ICC continue clamp down on chucking

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The clamp down on bowling action shows no sign of relenting after Mohammad Hafeez and Prenelan Subrayen were both reported in the weekend’s latest round of Champions League T20 matches.

Hafeez, of Lahore Lions, along with Dolphins’ Subrayen, was noticed by the umpires during the match between the two sides, which the former won by 16 runs.

Both men – who bowled their full quotas of overs - can continue to play for their respective sides while the inquest continues, though for Subrayen, that will not be in the Champions League, as the defeat sent the Dolphins tumbling out.

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Hafeez took 2-18 to help the Lions on their way, but even if he continues to play for them, he will have to be far more wary of his action, with his name being placed on a warning list’.

The Lions’ are unsurprisingly under scrutiny, following Adnan Rasool being reported earlier on in the tournament.

Long Overdue

Pakistan’s Saeed Ajmal recently became the most high-profile star to be suspended amidst the crackdown, which many within the International Cricket Council (ICC) feel is long overdue.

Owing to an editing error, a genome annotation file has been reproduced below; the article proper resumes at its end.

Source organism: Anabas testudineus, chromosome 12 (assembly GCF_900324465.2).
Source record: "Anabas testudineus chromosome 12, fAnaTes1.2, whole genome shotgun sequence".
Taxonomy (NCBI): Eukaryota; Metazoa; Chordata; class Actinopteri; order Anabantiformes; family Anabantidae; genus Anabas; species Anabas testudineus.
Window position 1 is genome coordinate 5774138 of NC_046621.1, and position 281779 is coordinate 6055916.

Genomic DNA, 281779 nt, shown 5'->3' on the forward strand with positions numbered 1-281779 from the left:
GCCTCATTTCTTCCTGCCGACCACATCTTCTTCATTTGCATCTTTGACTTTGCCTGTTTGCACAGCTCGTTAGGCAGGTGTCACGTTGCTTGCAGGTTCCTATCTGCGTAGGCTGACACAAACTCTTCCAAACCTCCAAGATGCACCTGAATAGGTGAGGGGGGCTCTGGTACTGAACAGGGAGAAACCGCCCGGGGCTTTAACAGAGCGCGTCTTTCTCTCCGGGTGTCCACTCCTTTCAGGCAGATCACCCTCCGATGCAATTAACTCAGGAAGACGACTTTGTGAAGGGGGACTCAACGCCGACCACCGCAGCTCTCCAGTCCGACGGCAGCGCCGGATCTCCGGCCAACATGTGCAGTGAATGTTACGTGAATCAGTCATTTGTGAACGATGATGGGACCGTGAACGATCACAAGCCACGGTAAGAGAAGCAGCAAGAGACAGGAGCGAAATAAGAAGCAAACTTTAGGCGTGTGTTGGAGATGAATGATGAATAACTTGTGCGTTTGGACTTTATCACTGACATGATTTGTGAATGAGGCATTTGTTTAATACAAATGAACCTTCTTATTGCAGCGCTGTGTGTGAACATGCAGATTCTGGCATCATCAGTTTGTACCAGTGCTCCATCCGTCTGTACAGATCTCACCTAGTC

The practice of ‘chucking’ is sufficiently widespread to make it one of the longest-running – and most heated – debates in the game.

However, controversy reigns over whether reporting should be up to the umpires, or whether all ICC-verified bowlers should have their action looked into.

Indeed, it has also led to accusations of an uneven crackdown – no player from the ‘Big Three’ – that is, India, England, or Australia, have been pulled up.

Technology on the horizon

Despite talk of new technology that can be worn on the sleeve in order to measure the angle more accurately, at present there is no set date for it to be introduced.

The scope for interpretation of the rules has also been criticised, but Ajmal’s case is at least clear, as he was found to have exceeded the 15 degrees allowed by almost three times.

On the other hand, the ICC’s current methods of testing could certainly be improved upon by a wearable technology.

It is almost impossible to reproduce a match-type situation in lab tests, in which players can also adapt their style of play.

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